IBC 2009: Linear Acoustic Launches Metadata-Based Loudness Solution

"Carbon" device combines loudness control and audio encoding

IBC Amsterdam 2009: Complete Coverage of the IBC Show

Audio processing specialist Linear Acoustic, which provided audio upmixing technology to NBC for its 2008 Beijing Olympics coverage, unveiled a new device at IBC designed to fix the loudness problems inherent in many digital TV broadcasts while preserving the original audio content.

The "Carbon" Hybrid Metadata Loudness Controller uses a patent-pending process to combine loudness control and audio encoding, and allow infinitely variable adjustment between permanent and reversible control of source audio loudness and dynamic range. While it is capable of working with any audio codec that supports metadata, the premier version of Carbon is designed specifically to work with the metadata included in the Dolby Digital (AC-3) 5.1-channel system and automatically fix loudness problems in DTV broadcasts.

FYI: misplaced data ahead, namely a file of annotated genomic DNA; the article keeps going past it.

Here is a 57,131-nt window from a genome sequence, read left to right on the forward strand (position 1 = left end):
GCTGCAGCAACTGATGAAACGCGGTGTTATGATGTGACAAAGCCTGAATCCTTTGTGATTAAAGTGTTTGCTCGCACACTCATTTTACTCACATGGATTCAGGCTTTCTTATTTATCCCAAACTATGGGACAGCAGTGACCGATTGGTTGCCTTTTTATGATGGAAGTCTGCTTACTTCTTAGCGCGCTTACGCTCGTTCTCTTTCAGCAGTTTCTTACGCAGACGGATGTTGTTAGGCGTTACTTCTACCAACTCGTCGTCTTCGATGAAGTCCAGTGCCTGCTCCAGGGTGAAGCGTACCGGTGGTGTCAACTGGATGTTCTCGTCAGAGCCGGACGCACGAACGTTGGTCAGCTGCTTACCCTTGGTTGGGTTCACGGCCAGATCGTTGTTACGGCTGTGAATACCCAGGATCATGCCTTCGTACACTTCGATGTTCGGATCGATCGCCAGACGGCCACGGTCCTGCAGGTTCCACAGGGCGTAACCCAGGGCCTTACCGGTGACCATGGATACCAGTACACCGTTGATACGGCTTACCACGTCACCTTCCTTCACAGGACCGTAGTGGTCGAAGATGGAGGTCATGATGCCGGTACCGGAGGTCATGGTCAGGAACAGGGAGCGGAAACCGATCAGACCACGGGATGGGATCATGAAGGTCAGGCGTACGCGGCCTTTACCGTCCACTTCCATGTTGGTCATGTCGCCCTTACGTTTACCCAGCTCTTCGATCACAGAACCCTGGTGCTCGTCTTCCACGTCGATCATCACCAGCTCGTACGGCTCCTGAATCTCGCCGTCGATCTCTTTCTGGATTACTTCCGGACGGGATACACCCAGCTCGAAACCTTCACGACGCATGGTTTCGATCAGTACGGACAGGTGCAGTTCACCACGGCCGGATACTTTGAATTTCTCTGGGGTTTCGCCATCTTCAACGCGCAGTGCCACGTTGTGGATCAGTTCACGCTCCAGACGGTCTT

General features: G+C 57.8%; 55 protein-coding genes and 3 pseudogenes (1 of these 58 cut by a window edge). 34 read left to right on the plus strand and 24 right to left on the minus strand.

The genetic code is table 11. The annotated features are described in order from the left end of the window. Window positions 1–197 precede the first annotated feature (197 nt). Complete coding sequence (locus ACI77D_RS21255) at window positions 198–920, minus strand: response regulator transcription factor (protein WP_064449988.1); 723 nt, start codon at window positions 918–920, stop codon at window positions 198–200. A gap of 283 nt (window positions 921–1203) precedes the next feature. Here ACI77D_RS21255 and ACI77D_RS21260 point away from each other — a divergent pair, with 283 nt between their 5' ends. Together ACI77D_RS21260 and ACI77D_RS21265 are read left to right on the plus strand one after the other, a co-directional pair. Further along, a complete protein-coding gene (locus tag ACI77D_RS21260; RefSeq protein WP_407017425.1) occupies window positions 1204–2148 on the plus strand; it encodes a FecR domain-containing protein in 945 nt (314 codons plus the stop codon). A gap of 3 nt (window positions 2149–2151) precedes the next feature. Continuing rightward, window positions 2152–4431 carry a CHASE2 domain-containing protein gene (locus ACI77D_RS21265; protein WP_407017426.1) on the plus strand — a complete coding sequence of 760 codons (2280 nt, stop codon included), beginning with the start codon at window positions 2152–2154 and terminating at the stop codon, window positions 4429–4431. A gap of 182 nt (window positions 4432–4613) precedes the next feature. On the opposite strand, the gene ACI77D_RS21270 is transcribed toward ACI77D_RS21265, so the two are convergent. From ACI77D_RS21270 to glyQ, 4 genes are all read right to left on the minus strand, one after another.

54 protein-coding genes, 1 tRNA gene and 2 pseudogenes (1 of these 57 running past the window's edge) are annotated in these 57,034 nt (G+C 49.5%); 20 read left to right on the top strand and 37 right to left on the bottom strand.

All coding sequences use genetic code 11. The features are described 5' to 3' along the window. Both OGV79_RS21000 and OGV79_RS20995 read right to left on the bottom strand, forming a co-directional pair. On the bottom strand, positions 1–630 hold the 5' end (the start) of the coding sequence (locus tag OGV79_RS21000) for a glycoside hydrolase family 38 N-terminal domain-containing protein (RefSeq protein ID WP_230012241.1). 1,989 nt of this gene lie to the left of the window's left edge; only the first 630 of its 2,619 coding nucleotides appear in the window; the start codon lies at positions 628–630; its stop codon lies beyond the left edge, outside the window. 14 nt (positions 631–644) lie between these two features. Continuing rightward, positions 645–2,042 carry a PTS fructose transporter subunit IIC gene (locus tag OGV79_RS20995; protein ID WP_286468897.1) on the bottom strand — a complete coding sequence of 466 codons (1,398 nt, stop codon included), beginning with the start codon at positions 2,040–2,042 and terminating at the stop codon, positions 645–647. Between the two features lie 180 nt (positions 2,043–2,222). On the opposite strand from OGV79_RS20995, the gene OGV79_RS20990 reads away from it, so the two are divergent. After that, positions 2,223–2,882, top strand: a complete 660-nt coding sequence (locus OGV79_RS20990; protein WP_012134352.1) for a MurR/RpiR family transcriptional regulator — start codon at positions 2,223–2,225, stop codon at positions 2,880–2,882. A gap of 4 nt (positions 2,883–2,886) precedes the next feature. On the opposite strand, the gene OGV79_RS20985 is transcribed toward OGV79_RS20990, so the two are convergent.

"It controls loudness via metadata by combining Linear Acoustic algorithms with Dolby Digital encoding," said Tim Carroll, founder and president of Linear Acoustic, at a Friday press event.

Carbon accepts encoded or baseband PCM audio via AES or HD/SD-SDI connections, and optionally supports processing of audio at the transport stream level via DVB-ASI connections. MPTS via Gigabit Ethernet (GigE) will be supported for cable and satellite applications. It will be sold as an upgrade for existing Linear Acoustic products and will also be selectively licensed where appropriate.

According to Carroll, the Carbon system will allow program producers to accurately preview what the end results will be of metadata-based processing.

"It's another effort to preserve what creators are producing," he said.